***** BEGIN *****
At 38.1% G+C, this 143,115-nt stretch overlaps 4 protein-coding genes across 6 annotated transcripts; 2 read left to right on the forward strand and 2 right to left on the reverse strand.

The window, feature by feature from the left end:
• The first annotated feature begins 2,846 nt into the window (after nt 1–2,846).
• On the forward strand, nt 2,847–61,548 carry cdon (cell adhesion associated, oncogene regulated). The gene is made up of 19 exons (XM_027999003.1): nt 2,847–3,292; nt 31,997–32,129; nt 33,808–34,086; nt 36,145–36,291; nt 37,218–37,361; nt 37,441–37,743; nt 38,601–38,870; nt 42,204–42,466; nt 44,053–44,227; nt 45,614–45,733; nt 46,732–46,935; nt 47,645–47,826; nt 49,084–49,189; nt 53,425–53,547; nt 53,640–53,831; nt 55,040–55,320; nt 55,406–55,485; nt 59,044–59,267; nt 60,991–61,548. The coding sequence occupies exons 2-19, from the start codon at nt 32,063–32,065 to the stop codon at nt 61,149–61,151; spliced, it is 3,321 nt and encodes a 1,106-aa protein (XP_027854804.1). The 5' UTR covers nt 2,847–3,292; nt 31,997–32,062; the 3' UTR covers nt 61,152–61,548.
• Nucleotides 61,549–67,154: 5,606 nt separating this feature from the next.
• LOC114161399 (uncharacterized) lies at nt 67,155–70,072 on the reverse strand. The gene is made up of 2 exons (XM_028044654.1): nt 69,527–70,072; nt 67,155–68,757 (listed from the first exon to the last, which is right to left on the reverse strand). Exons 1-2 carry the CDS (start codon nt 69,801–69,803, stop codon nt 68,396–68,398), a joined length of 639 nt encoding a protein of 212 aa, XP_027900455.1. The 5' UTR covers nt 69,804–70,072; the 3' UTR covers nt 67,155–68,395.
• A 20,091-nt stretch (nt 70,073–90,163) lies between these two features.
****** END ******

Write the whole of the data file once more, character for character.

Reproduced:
At 38.1% G+C, this 143,115-nt stretch overlaps 4 protein-coding genes across 6 annotated transcripts; 2 read left to right on the forward strand and 2 right to left on the reverse strand.

The window, feature by feature from the left end:
• The first annotated feature begins 2,846 nt into the window (after nt 1–2,846).
• On the forward strand, nt 2,847–61,548 carry cdon (cell adhesion associated, oncogene regulated). The gene is made up of 19 exons (XM_027999003.1): nt 2,847–3,292; nt 31,997–32,129; nt 33,808–34,086; nt 36,145–36,291; nt 37,218–37,361; nt 37,441–37,743; nt 38,601–38,870; nt 42,204–42,466; nt 44,053–44,227; nt 45,614–45,733; nt 46,732–46,935; nt 47,645–47,826; nt 49,084–49,189; nt 53,425–53,547; nt 53,640–53,831; nt 55,040–55,320; nt 55,406–55,485; nt 59,044–59,267; nt 60,991–61,548. The coding sequence occupies exons 2-19, from the start codon at nt 32,063–32,065 to the stop codon at nt 61,149–61,151; spliced, it is 3,321 nt and encodes a 1,106-aa protein (XP_027854804.1). The 5' UTR covers nt 2,847–3,292; nt 31,997–32,062; the 3' UTR covers nt 61,152–61,548.
• Nucleotides 61,549–67,154: 5,606 nt separating this feature from the next.
• LOC114161399 (uncharacterized) lies at nt 67,155–70,072 on the reverse strand. The gene is made up of 2 exons (XM_028044654.1): nt 69,527–70,072; nt 67,155–68,757 (listed from the first exon to the last, which is right to left on the reverse strand). Exons 1-2 carry the CDS (start codon nt 69,801–69,803, stop codon nt 68,396–68,398), a joined length of 639 nt encoding a protein of 212 aa, XP_027900455.1. The 5' UTR covers nt 69,804–70,072; the 3' UTR covers nt 67,155–68,395.
• A 20,091-nt stretch (nt 70,073–90,163) lies between these two features.